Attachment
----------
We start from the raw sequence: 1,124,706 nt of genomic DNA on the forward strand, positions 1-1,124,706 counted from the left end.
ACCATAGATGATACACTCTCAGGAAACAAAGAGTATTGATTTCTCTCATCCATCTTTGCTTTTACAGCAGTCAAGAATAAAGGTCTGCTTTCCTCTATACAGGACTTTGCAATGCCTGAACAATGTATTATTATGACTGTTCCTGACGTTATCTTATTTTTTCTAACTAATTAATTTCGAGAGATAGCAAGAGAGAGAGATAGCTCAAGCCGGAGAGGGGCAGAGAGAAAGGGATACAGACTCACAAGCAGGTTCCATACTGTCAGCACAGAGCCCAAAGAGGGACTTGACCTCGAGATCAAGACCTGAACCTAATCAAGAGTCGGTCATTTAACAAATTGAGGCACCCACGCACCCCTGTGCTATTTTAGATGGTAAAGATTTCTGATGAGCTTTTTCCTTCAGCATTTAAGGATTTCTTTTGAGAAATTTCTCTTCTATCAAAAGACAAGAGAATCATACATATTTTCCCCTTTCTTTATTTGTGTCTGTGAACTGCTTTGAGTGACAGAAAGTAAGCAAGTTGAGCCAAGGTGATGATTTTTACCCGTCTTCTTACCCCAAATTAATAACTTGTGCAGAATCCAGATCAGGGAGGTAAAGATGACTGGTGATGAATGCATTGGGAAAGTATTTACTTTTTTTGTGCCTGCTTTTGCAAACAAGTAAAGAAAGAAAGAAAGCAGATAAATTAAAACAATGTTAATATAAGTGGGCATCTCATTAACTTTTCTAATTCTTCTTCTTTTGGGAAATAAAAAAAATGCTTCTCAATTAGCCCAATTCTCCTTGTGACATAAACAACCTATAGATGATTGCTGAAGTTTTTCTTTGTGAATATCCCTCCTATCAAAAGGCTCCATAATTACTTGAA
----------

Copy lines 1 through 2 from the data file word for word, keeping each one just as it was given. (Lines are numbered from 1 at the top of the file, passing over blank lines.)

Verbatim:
We start from the raw sequence: 1,124,706 nt of genomic DNA on the forward strand, positions 1-1,124,706 counted from the left end.
ACCATAGATGATACACTCTCAGGAAACAAAGAGTATTGATTTCTCTCATCCATCTTTGCTTTTACAGCAGTCAAGAATAAAGGTCTGCTTTCCTCTATACAGGACTTTGCAATGCCTGAACAATGTATTATTATGACTGTTCCTGACGTTATCTTATTTTTTCTAACTAATTAATTTCGAGAGATAGCAAGAGAGAGAGATAGCTCAAGCCGGAGAGGGGCAGAGAGAAAGGGATACAGACTCACAAGCAGGTTCCATACTGTCAGCACAGAGCCCAAAGAGGGACTTGACCTCGAGATCAAGACCTGAACCTAATCAAGAGTCGGTCATTTAACAAATTGAGGCACCCACGCACCCCTGTGCTATTTTAGATGGTAAAGATTTCTGATGAGCTTTTTCCTTCAGCATTTAAGGATTTCTTTTGAGAAATTTCTCTTCTATCAAAAGACAAGAGAATCATACATATTTTCCCCTTTCTTTATTTGTGTCTGTGAACTGCTTTGAGTGACAGAAAGTAAGCAAGTTGAGCCAAGGTGATGATTTTTACCCGTCTTCTTACCCCAAATTAATAACTTGTGCAGAATCCAGATCAGGGAGGTAAAGATGACTGGTGATGAATGCATTGGGAAAGTATTTACTTTTTTTGTGCCTGCTTTTGCAAACAAGTAAAGAAAGAAAGAAAGCAGATAAATTAAAACAATGTTAATATAAGTGGGCATCTCATTAACTTTTCTAATTCTTCTTCTTTTGGGAAATAAAAAAAATGCTTCTCAATTAGCCCAATTCTCCTTGTGACATAAACAACCTATAGATGATTGCTGAAGTTTTTCTTTGTGAATATCCCTCCTATCAAAAGGCTCCATAATTACTTGAA